New York City Council member Ritchie Torres proposed legislation last month that would require food and retail establishments to accept cash and forbid them from only accepting credit and debit cards. Retailers and restaurants that do not take physical currency, Torres says, box the unbanked and underbanked—populations that, disproportionately, tend to be non-white—out of the economy.
“There are hundreds and thousands of New Yorkers who may have no permanent address or home, and many New Yorkers who are underbanked, either because of poverty or because they lack documentation,” said Ritchie Torres. “Requiring a card is erecting a barrier for low-income New Yorkers period.”
While unbanked people lack bank accounts entirely, the underbanked may maintain them, but rely primarily on other modes of financial transaction (cash, for example). According to the 2017 Survey of Unbanked and Underbanked Households, over 14 million adults qualified as unbanked and nearly 49 million qualified as underbanked nationwide. Black and Hispanic households were far more likely than white households to operate outside the banking system, a statistic that serves a point Ritchie Torres emphasized.
“Cashlessness seems benign,” he noted, “but when you reflect on it, the insidious racism that underlies a cashless business model becomes clear. In some ways, making a card a requirement for consumption is analogous to making identification a requirement for voting. The effect is the same: It disempowers communities of color.”
A number of New York restaurants have lately embraced the cashless push: Dos Toros, Dig Inn, Sweetgreen, Two Forks, Bluestone Lane coffee, many Danny Meyer establishments, the list goes on. The most common arguments in favor of cashlessness typically evoke a desire to keep apace with the times, hygiene even the urge to reduce security risks (you can’t rob the cash registers if there are no registers to rob).
And then there’s the assumption that everyone uses cards all the time anyway, which strikes Torres as classist and a marker of oblivious privilege. And indeed, some cashless restaurants do not seem particularly eager to attract the people their payment policies leave out: The now-closed Commerce put a moratorium on cash in 2009. At the time, its co-owner, Tony Zazula explained the decision thus: “If you don’t have a credit card, you can use a debit card. If you don’t have a debit card, you probably don’t have a checking account. And if you don’t have a checking account, you probably shouldn’t be eating at Commerce to begin with.”
Prominent establishments that have largely stopped accepting cash in recent years include the salad chain Sweetgreen. The company has cited increased efficiency as one of the benefits of the shift. “The fast-casual food industry is facing several headwinds, like rising rents and labor costs, so businesses like ours require creative and sustainable solutions to scale smartly and continue building healthier communities,” the company wrote on its move towards going cashless.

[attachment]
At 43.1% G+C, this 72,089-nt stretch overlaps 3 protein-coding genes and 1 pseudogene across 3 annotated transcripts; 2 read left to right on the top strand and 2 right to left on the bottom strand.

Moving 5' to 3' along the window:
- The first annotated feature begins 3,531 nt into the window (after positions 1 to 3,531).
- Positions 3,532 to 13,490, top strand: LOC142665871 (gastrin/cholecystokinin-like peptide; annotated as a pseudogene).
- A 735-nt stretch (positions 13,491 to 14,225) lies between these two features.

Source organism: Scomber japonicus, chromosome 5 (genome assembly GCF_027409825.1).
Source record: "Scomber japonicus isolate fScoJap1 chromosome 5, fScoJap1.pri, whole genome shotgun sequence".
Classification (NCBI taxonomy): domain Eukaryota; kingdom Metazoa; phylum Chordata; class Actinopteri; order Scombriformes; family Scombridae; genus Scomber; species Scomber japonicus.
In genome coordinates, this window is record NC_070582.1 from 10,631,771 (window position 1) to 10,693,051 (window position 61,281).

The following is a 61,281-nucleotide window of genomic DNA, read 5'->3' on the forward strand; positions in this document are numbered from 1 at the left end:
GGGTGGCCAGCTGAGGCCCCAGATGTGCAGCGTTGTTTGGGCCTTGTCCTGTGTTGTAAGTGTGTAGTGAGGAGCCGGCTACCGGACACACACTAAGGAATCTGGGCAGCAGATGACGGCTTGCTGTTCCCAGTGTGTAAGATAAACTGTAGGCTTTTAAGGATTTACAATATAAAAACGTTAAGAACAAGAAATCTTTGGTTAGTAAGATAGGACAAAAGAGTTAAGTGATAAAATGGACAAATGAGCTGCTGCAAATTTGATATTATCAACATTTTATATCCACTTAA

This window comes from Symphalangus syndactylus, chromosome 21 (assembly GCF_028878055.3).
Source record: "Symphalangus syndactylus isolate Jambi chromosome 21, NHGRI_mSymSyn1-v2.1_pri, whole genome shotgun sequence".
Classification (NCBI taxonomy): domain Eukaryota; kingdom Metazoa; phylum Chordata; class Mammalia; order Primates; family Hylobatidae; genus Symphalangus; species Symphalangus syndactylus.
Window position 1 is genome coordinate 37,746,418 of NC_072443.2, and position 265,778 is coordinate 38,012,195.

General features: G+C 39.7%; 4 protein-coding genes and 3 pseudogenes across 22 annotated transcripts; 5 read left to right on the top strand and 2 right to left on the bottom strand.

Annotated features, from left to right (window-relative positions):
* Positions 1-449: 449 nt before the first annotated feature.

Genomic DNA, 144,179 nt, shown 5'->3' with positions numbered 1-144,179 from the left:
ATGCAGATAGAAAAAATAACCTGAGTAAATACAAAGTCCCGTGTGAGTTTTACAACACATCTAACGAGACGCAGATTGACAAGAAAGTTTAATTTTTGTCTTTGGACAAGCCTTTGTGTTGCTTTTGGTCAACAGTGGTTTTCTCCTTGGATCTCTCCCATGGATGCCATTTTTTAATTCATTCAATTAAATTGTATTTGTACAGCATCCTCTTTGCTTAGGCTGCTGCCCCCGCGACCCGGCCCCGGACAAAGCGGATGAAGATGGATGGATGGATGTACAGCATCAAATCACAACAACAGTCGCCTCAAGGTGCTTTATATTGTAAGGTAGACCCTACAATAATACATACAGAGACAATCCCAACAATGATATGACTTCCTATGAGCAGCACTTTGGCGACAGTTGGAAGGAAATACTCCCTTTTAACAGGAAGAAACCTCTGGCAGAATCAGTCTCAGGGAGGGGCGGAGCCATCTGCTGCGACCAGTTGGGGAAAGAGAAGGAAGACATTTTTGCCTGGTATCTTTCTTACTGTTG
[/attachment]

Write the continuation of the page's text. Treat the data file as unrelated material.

“At our cashless locations, our team members were able to do 5–15% more transactions an hour, which means guests were in and out several minutes faster in a cashless store than one that accepts cash. And while it took some adjustments to consumer behaviors, most guests have adapted to paying with card or app and understand why we’re moving this way,” the company said.
Jessica Walker, President and CEO of the Manhattan Chamber of Commerce, noted businesses decide to stop accepting cash for a number of reasons, including convenience and increased security. “Just on the face of it, I think it goes against where we’re headed with the modern economy,” she said. “I think it would be a mistake to move in this direction without really thinking about the ramifications and hear from business owners about why they might be doing this.”
Torres said he suspects businesses will mobilize against the bill because it’s ‘tinkering with their convenience status quo.’ “But just like we have to protect against gentrification in our neighborhoods, we have to do the same with gentrification in the marketplace,” he said. “Requiring credit cards for consumption is a little like requiring identification for voting – it has the effect of erecting barriers for communities of color.”
In his legislation, Ritchie Torres proposed a $250 penalty for a no-cash restaurant’s first offense, and a $500 for each subsequent violation. He expects that the cashless chains and the business community will make a stink about the measure, but he remained hopeful that the City Council will ultimately support it.